My winter daphne started blooming last week. It's a bit early (it usually blooms in February), but it has been a model of steadiness and dependability, filling the garden with its glorious aroma every winter since I planted it six and a half years ago. It will probably be dead next week.
I am sure all of you been wondering what has become of my extra-late-blooming kniphofia rooperi.
When we last left this aberrant specimen, it was the week after Thanksgiving, and the plant was doing its typical maneuver: producing buds about 3 months later than it should have. It had pulled this stunt every year since I brought it home from the nursery. What was supposed to be a late summer/early fall flowering plant in fact was some sort of mutant strain that took its own sweet time hatching those orange Popsicle blooms that made me buy it in the first place. And with the freezing nights that descend on Cary, North Carolina in December, its cavalier attitude usually proved fatal. Consequently, the buds of my kniphofia rooperi (torch lilies to the rest of us) never made it to the flowering stage until 2011-2012, the year of the winter that wasn't.
Today, for the January 2013 edition of Garden Bloggers' Bloom Day (hosted by Carol at May Dream Gardens), I offer you the latest installment of the kniphofia soap opera.
Say hello to my winter torch lilies. Yes, they made it. We are having another mild winter, although it has been a tiny bit colder than last year. There have even been mornings when I was sure that they could not possibly have survived - mornings when the Acuba, my unofficial outdoor thermometer, was drooping pathetically in the frost and the pansies were positively crispy. I need not have worried. The Popsicle sticks bent a little on those frigid mornings, but they straightened out as the day warmed up.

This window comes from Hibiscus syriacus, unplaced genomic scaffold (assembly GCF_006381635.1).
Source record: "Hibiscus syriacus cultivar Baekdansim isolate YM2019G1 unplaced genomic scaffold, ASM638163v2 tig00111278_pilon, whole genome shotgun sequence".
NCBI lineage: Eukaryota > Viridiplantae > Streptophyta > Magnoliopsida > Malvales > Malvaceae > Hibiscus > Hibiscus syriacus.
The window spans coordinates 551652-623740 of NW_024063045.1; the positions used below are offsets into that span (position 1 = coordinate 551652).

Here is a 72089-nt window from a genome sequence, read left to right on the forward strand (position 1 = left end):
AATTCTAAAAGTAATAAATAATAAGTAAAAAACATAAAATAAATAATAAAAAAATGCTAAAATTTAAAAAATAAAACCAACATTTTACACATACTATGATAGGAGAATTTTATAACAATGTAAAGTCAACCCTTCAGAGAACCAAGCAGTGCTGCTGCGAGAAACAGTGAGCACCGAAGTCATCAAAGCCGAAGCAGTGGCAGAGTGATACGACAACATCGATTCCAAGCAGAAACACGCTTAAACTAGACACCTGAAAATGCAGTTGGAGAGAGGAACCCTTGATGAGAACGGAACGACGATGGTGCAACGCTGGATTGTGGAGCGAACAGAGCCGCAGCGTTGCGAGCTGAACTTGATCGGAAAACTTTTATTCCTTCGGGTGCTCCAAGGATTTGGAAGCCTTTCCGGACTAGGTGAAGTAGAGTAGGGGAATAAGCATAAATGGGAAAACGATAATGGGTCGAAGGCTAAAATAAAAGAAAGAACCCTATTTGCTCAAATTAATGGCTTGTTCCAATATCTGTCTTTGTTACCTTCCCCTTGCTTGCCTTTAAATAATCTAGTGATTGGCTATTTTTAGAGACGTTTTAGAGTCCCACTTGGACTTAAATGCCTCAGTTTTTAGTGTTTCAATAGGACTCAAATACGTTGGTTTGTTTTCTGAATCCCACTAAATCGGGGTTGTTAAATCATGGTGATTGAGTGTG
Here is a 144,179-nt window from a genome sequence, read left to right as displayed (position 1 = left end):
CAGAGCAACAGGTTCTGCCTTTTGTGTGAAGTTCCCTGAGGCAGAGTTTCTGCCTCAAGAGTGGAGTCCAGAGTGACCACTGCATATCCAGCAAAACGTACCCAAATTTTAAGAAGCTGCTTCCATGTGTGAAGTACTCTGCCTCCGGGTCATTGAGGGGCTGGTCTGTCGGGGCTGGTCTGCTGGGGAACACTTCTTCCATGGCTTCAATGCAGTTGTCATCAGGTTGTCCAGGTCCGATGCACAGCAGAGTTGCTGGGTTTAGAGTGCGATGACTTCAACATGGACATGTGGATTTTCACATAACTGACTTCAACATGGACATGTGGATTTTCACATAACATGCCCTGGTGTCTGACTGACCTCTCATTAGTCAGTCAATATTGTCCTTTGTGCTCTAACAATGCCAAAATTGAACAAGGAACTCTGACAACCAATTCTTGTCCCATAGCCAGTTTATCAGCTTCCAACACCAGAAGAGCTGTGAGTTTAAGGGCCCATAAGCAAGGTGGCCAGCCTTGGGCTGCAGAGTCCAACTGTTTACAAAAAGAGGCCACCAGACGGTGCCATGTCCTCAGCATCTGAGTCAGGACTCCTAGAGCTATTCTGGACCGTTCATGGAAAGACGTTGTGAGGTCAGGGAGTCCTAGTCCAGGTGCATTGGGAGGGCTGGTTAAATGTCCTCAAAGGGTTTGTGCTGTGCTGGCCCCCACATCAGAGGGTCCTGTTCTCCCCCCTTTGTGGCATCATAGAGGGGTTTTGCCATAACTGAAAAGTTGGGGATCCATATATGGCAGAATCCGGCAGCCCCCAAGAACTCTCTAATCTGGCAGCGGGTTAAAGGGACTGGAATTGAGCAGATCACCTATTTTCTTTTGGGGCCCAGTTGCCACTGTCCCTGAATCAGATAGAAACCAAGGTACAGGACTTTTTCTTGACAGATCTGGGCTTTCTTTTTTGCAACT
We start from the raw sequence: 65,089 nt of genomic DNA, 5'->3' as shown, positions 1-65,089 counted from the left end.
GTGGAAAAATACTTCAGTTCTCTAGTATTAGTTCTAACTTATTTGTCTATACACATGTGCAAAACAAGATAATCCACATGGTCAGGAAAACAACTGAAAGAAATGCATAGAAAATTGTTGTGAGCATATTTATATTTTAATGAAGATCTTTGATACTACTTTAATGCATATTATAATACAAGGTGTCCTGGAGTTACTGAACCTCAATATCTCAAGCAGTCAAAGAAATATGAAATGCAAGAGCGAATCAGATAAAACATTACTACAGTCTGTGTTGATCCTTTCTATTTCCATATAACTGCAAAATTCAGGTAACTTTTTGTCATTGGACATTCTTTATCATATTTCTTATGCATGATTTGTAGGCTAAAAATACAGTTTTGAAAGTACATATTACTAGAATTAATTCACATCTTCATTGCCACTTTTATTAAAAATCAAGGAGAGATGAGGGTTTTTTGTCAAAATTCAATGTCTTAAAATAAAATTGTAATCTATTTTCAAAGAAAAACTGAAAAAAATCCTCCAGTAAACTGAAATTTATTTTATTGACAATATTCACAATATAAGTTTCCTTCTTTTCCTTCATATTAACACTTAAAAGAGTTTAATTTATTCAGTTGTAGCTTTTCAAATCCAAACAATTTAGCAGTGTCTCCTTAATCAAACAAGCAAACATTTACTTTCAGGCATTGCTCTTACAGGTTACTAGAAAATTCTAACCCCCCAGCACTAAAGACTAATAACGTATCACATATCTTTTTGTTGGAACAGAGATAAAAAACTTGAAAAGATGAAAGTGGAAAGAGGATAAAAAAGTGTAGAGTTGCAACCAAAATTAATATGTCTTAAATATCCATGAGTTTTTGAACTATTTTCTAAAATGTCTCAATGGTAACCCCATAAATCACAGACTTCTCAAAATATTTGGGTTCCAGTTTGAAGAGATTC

So the good news is, they bloomed. The bad news is, nobody cares. It's January. At this time of year, the only reason I pass my side garden is to pull the garbage cart up to the street. Since they insist upon blooming in December and January, they will need to move to the front yard, where I can enjoy them in the color-compatible company of my pyracantha and coral bark willow.
It will be a cliffhanger, I know. It is impossible to tell how they will perform in their new home, away from the protective warmth of the brick wall.
Will they decide to bloom when they should - in September and October?
Will they continue to set buds in November, only to be nipped by the cold in their more exposed location?
Or - dare I hope? - will they burst forth with glorious flowers in the dead of winter, inspiring awe and wonder among gardeners everywhere?
Behold the cable box.
What, you might ask, is it doing on my lawn?
The cable-box-as-lawn-ornament is ubiquitous in what real estate agents like to call "newer" neighborhoods. Ours is a baby hippo-sized structure circa 1989 and it has become the bane of my existence. This hideous object occupies prime real estate in my front yard, where it shares the spotlight with two other eyesores: a combo street sign/stop sign and a Progress Energy street light. The trio make a mockery of my design schemes and my garden photography. For better or worse, they are the bones of my front yard garden.
A few weeks ago I received a gift of garden books, including an unassuming but incredibly useful pamphlet for the Latin-impaired. Entitled New Pronouncing Dictionary of Plant Names, it's an A to Z guide to plant names and botanical terms, with definitions. Many people would have immediately tucked this item away on a shelf for future reference. I, on the other hand, read it - not cover to cover, perhaps, but large chunks of it. I like words.
The Galloping Horse Gardener is a native New Yorker who packed it in in 2005 to live under the radar in Cary, North Carolina. In 2014, she removed to a new secure location somewhere in Raleigh.
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